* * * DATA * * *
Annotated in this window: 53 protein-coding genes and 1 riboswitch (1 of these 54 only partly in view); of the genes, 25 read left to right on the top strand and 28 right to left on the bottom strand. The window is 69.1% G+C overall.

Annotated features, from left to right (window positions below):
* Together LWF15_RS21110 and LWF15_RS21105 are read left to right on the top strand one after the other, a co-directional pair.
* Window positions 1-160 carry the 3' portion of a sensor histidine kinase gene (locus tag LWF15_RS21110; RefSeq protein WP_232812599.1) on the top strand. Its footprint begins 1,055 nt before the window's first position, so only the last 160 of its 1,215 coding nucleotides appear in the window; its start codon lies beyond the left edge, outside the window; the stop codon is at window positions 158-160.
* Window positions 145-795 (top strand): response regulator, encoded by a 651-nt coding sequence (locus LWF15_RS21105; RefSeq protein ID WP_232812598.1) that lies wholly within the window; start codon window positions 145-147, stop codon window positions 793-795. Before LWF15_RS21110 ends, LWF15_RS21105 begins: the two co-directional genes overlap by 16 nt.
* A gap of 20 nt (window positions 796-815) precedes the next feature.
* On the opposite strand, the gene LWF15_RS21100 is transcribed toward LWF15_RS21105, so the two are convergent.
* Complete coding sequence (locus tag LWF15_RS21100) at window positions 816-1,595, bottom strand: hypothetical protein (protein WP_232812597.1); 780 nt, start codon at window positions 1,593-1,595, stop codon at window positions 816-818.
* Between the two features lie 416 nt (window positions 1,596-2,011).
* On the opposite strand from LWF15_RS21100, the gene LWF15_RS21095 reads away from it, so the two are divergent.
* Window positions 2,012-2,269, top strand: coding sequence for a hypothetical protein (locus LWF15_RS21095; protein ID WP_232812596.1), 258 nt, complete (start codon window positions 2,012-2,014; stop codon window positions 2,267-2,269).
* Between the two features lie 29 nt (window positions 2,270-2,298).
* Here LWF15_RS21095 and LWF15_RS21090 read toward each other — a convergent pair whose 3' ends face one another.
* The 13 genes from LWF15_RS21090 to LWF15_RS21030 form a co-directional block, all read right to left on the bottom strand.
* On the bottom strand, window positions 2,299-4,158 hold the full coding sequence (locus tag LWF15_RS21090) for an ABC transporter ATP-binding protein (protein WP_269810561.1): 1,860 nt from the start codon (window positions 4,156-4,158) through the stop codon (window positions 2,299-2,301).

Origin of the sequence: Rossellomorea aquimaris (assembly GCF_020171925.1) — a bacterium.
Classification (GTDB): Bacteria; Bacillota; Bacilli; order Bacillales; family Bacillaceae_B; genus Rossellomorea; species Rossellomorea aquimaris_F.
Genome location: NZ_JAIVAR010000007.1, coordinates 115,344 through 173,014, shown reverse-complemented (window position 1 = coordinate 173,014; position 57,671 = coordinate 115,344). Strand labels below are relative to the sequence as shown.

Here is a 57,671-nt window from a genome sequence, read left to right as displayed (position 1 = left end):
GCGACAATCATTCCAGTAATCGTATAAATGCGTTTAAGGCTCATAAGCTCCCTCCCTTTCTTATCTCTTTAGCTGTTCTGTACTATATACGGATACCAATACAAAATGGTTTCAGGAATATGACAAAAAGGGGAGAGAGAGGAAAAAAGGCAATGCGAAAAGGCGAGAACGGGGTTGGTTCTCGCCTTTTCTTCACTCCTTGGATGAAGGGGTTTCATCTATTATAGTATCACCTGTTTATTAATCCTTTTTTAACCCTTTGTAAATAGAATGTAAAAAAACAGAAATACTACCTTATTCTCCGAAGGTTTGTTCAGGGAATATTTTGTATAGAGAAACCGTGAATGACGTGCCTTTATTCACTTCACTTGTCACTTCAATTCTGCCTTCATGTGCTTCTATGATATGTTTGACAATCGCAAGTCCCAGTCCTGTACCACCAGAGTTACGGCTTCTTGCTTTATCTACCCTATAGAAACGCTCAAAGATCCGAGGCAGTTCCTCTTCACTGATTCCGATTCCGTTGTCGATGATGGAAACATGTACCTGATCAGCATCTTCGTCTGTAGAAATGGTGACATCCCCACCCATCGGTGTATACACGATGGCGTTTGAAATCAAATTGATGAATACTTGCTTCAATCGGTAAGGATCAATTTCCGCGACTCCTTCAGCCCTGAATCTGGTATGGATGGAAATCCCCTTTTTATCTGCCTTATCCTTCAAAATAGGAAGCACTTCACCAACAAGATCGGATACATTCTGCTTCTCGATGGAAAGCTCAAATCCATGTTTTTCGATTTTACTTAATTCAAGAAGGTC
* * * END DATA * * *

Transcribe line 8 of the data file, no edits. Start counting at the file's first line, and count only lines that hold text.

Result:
* Complete coding sequence (locus tag LWF15_RS21100) at window positions 816-1,595, bottom strand: hypothetical protein (protein WP_232812597.1); 780 nt, start codon at window positions 1,593-1,595, stop codon at window positions 816-818.